It was early 2017, and the phones in the halls of Congress wouldn’t stop ringing. Working in Congress meant answering the phone dozens of times a day, listening to our constituents’ often conflicting, sometimes indecipherable, opinions. It also meant paying attention to the most tedious, important details, and for me, drinking five cups of coffee a day just to have energy to do everything I was asked to do.
“Do me a favor,” my boss said from behind her desk as she put down the phone. “Can you make some new labels for our file folders?”
“Sure,” I replied. I had a more glamorous idea of what my internship in Congress would be like, but hey. I would get to do some of that stuff, too. “Of course.”
Besides, I had plenty of experience making labels. In my first job out of college, I was a research assistant in a science lab, which had a secret goldmine of office supplies. My fellow RAs and I occasionally visited the stash to “collect” different things we might need. Back then, in the mid-2000s, I kept a binder of my important work because there was no such thing as cloud storage—we kept hard copies. So, I created different dividers for each different topic in my binder, writing the label names in my best handwriting.
Thinking back to my old life as a handwritten file folder labeler, I replied with a counter-request. “I have good penmanship. I can just write these file folder labels by hand. They’ll look really nice.”
“No, we need them to be printed,” my boss explained. “They have to look professional.”
Apparently, in the digital information age, writing by hand was now poor etiquette. Who’d have guessed?
Not to mention, Congressional offices have a level of formality that I had never experienced before. In my past life as a neuroscience researcher, I often wore jeans to the laboratory. In grad school, my fellow scientists arrived to the lab in party outfits, ready to hit the club after wrapping up.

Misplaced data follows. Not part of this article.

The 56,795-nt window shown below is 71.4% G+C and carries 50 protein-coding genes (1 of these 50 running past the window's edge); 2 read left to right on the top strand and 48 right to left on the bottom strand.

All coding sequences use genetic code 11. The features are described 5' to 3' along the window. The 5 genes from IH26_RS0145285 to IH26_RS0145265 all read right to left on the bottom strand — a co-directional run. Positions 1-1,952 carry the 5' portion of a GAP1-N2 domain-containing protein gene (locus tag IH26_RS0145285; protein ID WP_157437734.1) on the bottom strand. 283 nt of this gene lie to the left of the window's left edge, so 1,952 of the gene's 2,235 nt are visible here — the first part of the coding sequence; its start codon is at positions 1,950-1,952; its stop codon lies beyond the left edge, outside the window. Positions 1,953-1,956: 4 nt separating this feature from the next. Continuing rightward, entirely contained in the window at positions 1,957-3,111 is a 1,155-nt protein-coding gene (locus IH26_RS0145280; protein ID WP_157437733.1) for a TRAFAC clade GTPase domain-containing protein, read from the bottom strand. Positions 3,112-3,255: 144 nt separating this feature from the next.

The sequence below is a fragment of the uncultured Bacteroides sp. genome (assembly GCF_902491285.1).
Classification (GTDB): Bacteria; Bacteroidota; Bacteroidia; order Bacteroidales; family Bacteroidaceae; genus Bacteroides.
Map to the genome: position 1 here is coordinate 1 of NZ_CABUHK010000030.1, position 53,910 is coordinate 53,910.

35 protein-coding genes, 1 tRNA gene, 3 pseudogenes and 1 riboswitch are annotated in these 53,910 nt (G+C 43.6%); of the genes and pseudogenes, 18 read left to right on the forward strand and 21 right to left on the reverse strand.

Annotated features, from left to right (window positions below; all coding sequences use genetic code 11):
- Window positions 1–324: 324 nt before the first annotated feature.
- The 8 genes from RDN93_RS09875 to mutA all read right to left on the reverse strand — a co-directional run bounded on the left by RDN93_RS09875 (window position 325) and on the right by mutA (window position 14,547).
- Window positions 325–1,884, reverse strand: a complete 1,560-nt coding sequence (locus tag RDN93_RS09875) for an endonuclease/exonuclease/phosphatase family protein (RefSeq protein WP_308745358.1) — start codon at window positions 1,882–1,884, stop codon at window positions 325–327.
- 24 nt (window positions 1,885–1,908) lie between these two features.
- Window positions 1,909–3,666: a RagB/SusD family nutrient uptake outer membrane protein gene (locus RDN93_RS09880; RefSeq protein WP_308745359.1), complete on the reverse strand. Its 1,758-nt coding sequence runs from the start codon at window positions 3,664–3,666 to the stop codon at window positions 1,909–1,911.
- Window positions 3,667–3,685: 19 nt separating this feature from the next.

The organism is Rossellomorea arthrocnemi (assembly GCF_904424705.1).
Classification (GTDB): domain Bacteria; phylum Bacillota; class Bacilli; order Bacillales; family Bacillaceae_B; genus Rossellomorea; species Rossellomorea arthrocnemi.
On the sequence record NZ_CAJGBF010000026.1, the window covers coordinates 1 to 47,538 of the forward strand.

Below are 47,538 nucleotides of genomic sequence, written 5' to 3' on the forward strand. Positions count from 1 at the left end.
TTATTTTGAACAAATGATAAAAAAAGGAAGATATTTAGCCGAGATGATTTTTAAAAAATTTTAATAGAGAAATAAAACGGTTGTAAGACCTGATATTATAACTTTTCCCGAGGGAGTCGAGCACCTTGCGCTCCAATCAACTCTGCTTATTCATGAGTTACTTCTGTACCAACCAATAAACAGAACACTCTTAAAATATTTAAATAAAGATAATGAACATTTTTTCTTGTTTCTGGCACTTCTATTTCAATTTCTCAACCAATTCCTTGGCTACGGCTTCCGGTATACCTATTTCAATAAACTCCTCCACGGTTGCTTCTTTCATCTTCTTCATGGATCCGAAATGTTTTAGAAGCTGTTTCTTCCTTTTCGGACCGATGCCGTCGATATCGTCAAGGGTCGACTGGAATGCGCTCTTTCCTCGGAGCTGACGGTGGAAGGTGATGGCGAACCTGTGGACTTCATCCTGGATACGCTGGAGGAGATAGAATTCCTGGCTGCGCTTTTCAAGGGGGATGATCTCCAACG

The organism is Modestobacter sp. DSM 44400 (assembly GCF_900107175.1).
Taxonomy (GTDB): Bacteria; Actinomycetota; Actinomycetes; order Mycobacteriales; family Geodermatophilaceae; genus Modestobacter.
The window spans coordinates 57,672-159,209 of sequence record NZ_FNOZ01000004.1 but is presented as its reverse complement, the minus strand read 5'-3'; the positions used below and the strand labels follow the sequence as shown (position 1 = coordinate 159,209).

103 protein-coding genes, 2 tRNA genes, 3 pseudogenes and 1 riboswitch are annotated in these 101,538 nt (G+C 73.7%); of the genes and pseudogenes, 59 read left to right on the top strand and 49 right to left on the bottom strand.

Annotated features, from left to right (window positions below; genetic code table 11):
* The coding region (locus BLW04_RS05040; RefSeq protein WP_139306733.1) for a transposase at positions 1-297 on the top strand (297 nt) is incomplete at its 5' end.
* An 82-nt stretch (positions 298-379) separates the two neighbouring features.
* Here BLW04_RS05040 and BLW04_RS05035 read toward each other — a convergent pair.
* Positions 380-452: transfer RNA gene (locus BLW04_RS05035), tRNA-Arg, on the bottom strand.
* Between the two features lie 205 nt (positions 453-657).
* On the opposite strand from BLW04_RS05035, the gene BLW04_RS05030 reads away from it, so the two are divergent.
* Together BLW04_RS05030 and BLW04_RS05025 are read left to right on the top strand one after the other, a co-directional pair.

I had never seen any Congressional staffers wearing jeans, except maybe on Casual Fridays. In fact, nobody wore jeans, not even the people who visited our office. Lobbyists, of course, did not wear jeans, but neither did the everyday people visiting us to talk about why we need to support their different causes.
Now that I couldn’t use my freehand and had to instead wrangle with the Congressional office’s printer, I was a lot less enthusiastic about accepting the task. I had already not had a great run with the printer, which either failed to print my files or printed excessive copies of other staffers’ files, leaving us all high and dry. I often walked to the printer, next to which was a TV blasting the day’s important legislative events, making small talk with the people in this other part of the office. “Do you know who Al Franken is?” I asked my fellow interns, all of whom were at least 10 years younger than me, when he appeared on the screen. “He used to be on Saturday Night Live.”
My younger colleagues, stationed in front of phones to answer calls from our constituents, did not respond. Do they already know who Al Franken is, or do they just find me extremely weird? Maybe they didn’t hear me? I thought to myself as I walked back to my desk.
I had driven all the way from Oklahoma for this internship. Begrudgingly, I sat down at one of the cubicles in our office, and opened Microsoft Word. It loaded just as reluctantly as I felt.
These were the early days of the Trump administration, and our office phones had been ringing off the hook, with constituents weighing in on policies much more than usual. I had survived the barrage of calls regarding the travel ban, the confirmation of Trump appointees, but today my groundbreaking political agenda was to print office labels. And somehow, this felt daunting. Impossible, even.
Then, I asked for help from one of the younger interns. We couldn’t figure it out. We enlisted someone else’s help. One by one, the interns banded together, trying every button on the machine and every command on the computer. . I don’t remember the exact details anymore, but one thing led to another, and finally! We printed them out.
I walked over to my boss’s desk, and dropped off the labels. Done!
I still have no idea why we needed printed labels when freehand would do just fine. Or why I was chosen for this particular task, from a sea of willing interns. But I’d like to think it’s because I know how to get stuff done, even when I don’t feel like I do or don’t want to.
My lessons from working in Congress are not about how government functions, or how to write legislation, or how to better serve constituents. What I learned is that no matter how big or small a task might be, and no matter how confusing the logistics, I can always figure it out. Even when I feel like giving up, I can still get the job done. And that’s helped me tons.